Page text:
Bible’s Attitude to Rape

I recently had the privilege of delivering a seminar for the Priscilla and Aquila Centre of Moore Theological College, looking at the Bible’s attitude to rape. In the seminar, I looked at the laws pertaining to rape in Deuteronomy 22, as well as the narratives of 2 Samuel 13 (the rape of Tamar), Genesis 19 (Lot in Sodom), Genesis 34 (Dinah and Shechem), and Judges 19 (the rape of a concubine at Gibeah).

Video of the seminar is found here below.

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12 thoughts on “Bible’s Attitude to Rape

  1. i missed this night and I’m quite grateful for the recording. There are some new interpretations to some ‘classic’ passages that have left me pondering. Thank you for some new information to consider.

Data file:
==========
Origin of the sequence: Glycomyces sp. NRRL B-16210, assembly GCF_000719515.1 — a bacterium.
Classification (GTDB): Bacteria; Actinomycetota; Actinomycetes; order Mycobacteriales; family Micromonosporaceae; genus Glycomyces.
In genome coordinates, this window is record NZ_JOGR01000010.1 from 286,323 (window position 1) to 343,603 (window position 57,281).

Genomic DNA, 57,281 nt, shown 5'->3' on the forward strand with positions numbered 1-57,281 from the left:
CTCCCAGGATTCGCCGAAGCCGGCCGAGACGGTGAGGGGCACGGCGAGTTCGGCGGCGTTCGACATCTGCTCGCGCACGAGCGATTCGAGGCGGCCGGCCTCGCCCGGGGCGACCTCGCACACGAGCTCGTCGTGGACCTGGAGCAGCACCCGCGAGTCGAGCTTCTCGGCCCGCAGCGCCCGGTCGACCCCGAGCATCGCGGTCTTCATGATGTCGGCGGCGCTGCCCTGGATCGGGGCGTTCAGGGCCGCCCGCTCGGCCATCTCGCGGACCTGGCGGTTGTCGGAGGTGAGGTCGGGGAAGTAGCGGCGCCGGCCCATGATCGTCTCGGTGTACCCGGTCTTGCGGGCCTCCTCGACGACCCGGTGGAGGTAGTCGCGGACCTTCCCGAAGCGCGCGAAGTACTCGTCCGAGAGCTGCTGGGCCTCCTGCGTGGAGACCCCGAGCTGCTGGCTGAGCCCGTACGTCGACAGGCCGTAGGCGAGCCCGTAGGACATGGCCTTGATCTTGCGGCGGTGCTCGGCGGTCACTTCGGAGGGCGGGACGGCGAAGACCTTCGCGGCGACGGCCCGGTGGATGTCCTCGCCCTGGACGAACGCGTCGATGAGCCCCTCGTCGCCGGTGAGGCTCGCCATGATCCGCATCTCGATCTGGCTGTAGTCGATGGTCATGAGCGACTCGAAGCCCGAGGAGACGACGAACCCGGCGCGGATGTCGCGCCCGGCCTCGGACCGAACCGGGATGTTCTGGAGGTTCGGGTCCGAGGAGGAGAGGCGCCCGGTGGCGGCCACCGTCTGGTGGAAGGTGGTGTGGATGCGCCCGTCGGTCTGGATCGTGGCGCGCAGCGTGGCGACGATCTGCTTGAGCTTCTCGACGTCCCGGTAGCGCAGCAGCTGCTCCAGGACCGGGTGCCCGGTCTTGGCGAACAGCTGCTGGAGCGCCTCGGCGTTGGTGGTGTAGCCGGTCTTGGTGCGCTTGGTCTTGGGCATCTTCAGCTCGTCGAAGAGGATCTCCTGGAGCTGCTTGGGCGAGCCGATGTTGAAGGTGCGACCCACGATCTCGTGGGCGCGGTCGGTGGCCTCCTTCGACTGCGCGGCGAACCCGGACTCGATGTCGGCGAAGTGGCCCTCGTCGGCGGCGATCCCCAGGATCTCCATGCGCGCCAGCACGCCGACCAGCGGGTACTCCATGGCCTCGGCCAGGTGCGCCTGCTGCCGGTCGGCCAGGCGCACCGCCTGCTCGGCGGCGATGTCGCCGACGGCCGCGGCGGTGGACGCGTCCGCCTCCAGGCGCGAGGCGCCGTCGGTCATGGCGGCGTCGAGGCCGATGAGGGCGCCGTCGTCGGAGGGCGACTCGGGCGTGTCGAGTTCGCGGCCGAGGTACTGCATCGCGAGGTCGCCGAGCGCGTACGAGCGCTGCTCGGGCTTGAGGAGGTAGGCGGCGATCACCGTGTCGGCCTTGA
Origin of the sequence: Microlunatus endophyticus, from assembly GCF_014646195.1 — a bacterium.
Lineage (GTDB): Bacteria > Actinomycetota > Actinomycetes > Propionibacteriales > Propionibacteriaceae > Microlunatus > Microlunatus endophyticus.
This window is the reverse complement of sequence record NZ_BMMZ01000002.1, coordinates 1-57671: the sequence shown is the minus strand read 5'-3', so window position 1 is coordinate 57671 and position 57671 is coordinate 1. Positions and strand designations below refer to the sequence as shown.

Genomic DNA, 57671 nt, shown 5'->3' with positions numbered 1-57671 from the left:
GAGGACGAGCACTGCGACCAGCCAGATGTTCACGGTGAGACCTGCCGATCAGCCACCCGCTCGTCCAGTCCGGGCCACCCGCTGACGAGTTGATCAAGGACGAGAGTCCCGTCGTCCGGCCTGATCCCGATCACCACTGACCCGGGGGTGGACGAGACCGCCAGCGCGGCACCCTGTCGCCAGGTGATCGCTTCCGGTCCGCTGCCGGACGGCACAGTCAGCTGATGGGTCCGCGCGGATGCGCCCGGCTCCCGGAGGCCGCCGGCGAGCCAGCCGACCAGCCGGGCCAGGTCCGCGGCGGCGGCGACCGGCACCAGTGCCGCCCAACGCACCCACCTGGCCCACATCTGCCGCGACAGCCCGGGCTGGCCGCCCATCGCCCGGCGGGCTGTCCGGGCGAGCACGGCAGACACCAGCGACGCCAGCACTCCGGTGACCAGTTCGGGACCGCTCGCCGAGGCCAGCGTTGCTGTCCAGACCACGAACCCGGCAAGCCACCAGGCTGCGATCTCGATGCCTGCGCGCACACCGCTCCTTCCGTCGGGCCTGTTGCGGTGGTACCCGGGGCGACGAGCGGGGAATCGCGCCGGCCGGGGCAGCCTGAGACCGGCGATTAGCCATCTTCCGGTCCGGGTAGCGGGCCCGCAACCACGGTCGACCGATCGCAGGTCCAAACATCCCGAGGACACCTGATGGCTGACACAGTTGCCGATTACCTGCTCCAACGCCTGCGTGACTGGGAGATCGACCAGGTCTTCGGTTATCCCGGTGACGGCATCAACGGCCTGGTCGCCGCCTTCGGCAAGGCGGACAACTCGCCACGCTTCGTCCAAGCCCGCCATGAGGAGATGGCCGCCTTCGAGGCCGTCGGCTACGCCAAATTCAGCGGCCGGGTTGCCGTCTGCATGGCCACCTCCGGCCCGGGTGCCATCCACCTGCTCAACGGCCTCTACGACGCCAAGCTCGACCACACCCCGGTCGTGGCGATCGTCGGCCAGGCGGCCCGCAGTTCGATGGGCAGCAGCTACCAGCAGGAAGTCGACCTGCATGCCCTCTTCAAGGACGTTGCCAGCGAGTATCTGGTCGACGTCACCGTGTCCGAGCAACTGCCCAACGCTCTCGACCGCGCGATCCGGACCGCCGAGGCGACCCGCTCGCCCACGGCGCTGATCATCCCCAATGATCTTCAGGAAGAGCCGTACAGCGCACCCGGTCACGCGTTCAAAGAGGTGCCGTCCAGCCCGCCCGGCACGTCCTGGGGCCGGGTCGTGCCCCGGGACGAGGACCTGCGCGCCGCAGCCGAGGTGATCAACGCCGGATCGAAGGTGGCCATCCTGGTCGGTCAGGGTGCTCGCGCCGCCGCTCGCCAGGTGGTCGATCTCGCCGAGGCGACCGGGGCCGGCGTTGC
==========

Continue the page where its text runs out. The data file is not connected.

2. I agree that case 1 is an example of a consensual encounter, and case 2 is an example of a non-consensual encounter. But, case 3 I have always considered a case of (what Americans might refer to as) “a player”. That is, a man who entices and skillfully takes hold of a woman’s heart (for example, telling her it is ok to sleep with him because they will get married, yet he has no intention of ever actually marrying her). Here, I see PTŠ (take hold, skillfully wield/handle) as equivalent to deceitful seduction. Note that it says “he seizes her, and lay with her, and *they* are discovered”. PTŠ has not been used in the first two cases, only the word for “lay”, while in case 3, PTŠ and lay are both used. Why does case 2 not use PTŠ when it is clearly nonconsensual (in case 2, he lays with her “by force”, while case 3 he PTŠ her, then lays with her, and they [plural] are discovered). In this case, the woman is not engaged, so being enticed with promises of love and marriage can be a powerful trick used by a man during this time period (and even in modern times as it is used by men even today) — he deceitfully takes hold of her heart, he skillfully wields it to his whim. The punishment levied on the man would seem to fit this situation: Instead of the man “loving and leaving” the woman, he is forced to pay his enticement in full (id est, he must follow through on the promises of marriage). The woman would receive what she was promised by the man, rather than being dropped by the man once the man got what he wanted.